China says it is willing to cooperate with the US on revision agreement as the challenges approach
HONG KONG, May 11 (Reuters) – China’s securities watchdog said on Thursday it was willing to work with its U.S. counterparts to promote regulatory cooperation on audits and safeguard the rights and interests of global investors.
The China Securities Regulatory Commission (CSRC) commented a day after a US accounting watchdog said it found unacceptable deficiencies in audits of US-listed Chinese companies.
“We noted that the US regulator said the deficiencies they found this time were normal for a first-time inspection,” it said in a statement responding to a Reuters request for comment, adding that Beijing would continue to cooperate with the US
The US Public Company Accounting Oversight Board (PCAOB) published the findings of its inspections on Wednesday, after gaining access to auditors’ accounts for the companies under an agreement reached last September.
That access, achieved after more than a decade of negotiations with Chinese authorities, prevented roughly 200 China-based public companies including Alibaba ( 9988.HK ) and JD.Com ( 9618.HK ) from potentially being kicked off U.S. exchanges.
The CRSC statement said that “the inspection report also did not conclude that the audit opinions of the relevant auditors were inappropriate,” and that it believed the deficiencies found would help audit firms correct the problems and improve quality.
Analysts said the deficiencies found by the US watchdog were unlikely to derail the audit agreement, but reversing the practice quickly amid continued US-China tensions would be challenging.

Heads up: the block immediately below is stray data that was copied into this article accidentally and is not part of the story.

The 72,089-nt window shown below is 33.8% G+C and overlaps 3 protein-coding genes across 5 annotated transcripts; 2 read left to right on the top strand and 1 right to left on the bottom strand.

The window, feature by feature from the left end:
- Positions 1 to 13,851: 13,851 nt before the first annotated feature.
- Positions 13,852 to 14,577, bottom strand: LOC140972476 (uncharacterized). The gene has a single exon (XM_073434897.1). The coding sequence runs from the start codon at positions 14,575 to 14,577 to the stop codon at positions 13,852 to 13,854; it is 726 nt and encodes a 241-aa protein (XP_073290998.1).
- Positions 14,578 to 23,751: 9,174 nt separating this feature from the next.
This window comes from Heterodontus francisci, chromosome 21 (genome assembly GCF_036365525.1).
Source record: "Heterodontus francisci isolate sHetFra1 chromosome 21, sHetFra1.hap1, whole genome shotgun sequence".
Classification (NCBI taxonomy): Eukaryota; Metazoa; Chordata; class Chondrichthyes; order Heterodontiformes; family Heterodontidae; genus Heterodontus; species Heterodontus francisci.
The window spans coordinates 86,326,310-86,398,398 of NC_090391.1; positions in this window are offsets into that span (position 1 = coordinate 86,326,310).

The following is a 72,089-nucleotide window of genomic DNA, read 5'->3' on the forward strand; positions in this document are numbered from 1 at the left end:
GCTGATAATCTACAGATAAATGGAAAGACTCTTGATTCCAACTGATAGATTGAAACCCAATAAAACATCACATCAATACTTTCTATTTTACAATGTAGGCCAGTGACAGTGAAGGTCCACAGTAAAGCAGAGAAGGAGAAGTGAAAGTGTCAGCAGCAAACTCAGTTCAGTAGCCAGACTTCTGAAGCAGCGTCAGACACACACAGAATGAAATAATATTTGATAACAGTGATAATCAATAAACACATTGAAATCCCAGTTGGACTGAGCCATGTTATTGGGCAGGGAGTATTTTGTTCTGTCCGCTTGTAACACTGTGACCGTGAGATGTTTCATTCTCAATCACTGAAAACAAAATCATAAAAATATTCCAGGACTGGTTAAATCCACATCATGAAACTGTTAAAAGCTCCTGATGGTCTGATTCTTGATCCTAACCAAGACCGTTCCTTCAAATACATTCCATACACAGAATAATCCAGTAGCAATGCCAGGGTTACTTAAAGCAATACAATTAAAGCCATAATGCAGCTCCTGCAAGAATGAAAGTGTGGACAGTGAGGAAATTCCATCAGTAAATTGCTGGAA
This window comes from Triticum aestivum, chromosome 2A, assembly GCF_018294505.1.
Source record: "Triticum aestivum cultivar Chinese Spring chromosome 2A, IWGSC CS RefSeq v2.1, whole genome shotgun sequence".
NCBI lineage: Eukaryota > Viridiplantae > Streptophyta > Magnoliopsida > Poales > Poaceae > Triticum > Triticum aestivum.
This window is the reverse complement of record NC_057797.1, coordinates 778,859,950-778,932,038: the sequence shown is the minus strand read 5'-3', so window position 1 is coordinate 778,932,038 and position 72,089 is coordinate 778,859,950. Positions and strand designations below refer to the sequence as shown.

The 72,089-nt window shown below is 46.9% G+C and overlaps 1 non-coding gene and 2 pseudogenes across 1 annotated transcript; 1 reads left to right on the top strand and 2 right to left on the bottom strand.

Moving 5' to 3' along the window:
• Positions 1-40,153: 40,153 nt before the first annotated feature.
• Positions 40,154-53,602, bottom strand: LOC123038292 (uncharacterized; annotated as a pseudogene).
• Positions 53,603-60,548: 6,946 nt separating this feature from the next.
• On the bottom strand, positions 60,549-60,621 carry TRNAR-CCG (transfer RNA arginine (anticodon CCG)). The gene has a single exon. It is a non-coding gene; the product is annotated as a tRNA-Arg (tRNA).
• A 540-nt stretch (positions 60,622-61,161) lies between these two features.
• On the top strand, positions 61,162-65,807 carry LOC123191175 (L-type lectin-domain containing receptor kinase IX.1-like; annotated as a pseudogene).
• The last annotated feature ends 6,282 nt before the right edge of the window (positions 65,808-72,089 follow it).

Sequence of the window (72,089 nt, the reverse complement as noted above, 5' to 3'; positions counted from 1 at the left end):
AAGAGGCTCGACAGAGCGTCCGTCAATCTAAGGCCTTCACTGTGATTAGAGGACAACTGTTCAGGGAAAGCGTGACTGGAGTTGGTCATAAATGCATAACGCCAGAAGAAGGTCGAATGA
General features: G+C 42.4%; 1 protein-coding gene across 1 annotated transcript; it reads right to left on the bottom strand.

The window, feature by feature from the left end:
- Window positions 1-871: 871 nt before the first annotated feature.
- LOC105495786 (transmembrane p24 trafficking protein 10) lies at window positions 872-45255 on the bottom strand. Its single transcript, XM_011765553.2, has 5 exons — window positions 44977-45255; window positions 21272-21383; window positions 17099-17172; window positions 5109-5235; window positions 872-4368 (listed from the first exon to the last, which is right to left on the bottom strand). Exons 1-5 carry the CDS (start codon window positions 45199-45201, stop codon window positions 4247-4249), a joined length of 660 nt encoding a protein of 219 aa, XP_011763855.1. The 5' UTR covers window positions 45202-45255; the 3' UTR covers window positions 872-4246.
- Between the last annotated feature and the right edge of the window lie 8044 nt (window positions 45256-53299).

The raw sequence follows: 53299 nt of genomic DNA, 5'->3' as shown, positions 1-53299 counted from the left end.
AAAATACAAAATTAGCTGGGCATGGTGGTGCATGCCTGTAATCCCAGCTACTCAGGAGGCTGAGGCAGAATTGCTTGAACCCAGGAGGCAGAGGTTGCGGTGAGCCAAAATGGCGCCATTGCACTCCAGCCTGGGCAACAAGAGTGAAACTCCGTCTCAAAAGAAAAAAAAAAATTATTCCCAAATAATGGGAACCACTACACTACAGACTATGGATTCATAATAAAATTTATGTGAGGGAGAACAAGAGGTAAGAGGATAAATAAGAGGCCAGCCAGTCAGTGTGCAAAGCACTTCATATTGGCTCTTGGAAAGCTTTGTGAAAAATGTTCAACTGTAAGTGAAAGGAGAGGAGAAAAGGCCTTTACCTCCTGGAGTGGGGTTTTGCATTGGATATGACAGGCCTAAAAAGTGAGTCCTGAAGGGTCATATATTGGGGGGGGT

“In general, the PCAOB expected high rates, and these are not surprising in the short term,” said Jackson Johnson, a former PCAOB inspector and president of Johnson Global Accountancy, an audit consulting firm based in Nevada, adding that there was much work to be done to improve the results before the next inspection.
Law firm Wilson Sonsini’s senior partner Weiheng Chen said that while the deficiency rate in the PCAOB findings was much higher than the average of the reviews, the results would not lead to a company’s financial statements being restored.
“So these deficiencies alone would not lead to any delisting of shares.”
Paul Gills, a professor of accounting at Beijing International Studies University, said the PCAOB opinion appeared to be strongly worded, but there were expected flaws.
“I guess most of the issues have already been addressed by the auditors…Although politics is not supposed to go into it, of course they do. And if they (the PCAOB) appeared to be too accommodating, they would really got a lot of criticism … accusing them of being soft on China,” he said.
Reuters reported in March that the PCAOB has begun a new round of inspections in Hong Kong as part of the deal, a rare bright spot in China-US relations at a time when some business leaders have expressed concern about the decoupling of the world’s two largest economies.
Reporting from the Beijing Newsroom; Written by Xie Yu; Editing by Sumeet Chatterjee
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